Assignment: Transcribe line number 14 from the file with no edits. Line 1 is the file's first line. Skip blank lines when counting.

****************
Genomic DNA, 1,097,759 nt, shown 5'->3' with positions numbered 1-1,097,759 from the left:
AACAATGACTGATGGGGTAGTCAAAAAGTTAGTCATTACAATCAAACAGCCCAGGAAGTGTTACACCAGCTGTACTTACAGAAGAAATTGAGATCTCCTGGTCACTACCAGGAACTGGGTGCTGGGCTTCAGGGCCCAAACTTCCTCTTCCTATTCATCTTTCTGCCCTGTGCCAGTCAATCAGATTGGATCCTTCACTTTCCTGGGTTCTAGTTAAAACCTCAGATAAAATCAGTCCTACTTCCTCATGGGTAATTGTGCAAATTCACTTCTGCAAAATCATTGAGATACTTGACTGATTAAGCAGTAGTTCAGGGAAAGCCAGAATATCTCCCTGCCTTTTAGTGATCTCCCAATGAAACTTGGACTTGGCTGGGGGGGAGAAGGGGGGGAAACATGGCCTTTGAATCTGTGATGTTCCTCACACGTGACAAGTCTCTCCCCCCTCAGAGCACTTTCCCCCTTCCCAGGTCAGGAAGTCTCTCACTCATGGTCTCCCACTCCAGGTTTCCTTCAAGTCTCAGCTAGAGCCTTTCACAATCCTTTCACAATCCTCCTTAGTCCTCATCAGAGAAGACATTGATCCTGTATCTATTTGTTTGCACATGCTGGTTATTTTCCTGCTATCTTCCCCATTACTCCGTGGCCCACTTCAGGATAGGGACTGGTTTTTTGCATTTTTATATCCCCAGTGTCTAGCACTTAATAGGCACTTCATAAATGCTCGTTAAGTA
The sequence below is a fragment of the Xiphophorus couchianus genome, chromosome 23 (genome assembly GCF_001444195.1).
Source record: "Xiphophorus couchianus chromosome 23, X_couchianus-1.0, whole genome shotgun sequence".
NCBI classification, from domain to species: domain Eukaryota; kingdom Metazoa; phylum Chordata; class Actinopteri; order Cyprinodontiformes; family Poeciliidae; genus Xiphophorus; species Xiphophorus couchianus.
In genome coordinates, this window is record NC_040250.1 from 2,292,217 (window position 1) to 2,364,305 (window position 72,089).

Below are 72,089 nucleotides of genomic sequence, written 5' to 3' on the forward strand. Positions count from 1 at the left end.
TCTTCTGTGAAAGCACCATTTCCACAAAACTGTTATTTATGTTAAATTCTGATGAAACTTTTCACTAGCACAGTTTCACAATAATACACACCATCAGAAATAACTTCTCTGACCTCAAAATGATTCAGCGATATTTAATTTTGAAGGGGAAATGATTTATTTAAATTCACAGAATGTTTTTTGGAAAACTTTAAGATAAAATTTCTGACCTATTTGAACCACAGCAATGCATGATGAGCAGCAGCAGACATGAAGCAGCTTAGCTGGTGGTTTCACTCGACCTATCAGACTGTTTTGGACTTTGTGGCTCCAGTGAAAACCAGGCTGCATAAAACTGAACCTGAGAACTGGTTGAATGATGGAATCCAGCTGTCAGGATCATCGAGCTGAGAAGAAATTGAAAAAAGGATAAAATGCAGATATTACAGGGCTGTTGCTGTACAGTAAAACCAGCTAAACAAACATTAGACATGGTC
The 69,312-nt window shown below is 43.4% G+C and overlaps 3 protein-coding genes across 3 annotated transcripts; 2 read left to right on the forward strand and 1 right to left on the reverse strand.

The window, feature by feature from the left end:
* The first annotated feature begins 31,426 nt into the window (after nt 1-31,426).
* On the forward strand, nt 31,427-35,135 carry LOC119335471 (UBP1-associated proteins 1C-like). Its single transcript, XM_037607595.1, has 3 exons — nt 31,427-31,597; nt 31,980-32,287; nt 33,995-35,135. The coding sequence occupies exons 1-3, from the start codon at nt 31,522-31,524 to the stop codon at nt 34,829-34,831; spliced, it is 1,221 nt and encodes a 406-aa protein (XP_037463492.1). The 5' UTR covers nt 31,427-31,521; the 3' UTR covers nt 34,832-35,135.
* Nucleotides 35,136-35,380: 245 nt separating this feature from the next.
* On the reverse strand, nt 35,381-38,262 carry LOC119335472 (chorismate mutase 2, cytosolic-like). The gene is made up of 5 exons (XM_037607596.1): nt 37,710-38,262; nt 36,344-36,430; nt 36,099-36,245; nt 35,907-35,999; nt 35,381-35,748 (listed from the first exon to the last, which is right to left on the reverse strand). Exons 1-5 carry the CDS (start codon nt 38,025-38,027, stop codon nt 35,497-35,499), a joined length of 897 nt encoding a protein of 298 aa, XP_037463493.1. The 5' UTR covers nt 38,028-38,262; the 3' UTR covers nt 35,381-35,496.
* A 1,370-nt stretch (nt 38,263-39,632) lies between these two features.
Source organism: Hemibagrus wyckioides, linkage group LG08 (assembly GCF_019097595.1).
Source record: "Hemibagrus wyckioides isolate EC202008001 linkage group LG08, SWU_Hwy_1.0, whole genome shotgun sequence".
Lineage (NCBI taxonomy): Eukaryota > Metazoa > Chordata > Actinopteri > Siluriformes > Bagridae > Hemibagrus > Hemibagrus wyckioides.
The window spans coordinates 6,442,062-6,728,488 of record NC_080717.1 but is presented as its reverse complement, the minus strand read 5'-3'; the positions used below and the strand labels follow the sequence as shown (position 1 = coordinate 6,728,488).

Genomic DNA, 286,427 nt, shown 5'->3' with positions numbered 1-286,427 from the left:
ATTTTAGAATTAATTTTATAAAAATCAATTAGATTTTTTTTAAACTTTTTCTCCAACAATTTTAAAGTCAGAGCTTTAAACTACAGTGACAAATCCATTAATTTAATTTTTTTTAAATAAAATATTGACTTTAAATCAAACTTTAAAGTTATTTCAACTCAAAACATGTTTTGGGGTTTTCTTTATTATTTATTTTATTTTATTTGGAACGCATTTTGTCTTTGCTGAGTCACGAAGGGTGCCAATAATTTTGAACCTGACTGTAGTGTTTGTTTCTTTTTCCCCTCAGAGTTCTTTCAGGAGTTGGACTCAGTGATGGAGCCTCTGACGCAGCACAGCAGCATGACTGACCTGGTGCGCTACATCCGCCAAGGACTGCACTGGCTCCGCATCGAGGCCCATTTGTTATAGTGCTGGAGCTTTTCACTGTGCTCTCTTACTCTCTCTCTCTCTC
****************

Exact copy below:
* On the reverse strand, nt 35,381-38,262 carry LOC119335472 (chorismate mutase 2, cytosolic-like). The gene is made up of 5 exons (XM_037607596.1): nt 37,710-38,262; nt 36,344-36,430; nt 36,099-36,245; nt 35,907-35,999; nt 35,381-35,748 (listed from the first exon to the last, which is right to left on the reverse strand). Exons 1-5 carry the CDS (start codon nt 38,025-38,027, stop codon nt 35,497-35,499), a joined length of 897 nt encoding a protein of 298 aa, XP_037463493.1. The 5' UTR covers nt 38,028-38,262; the 3' UTR covers nt 35,381-35,496.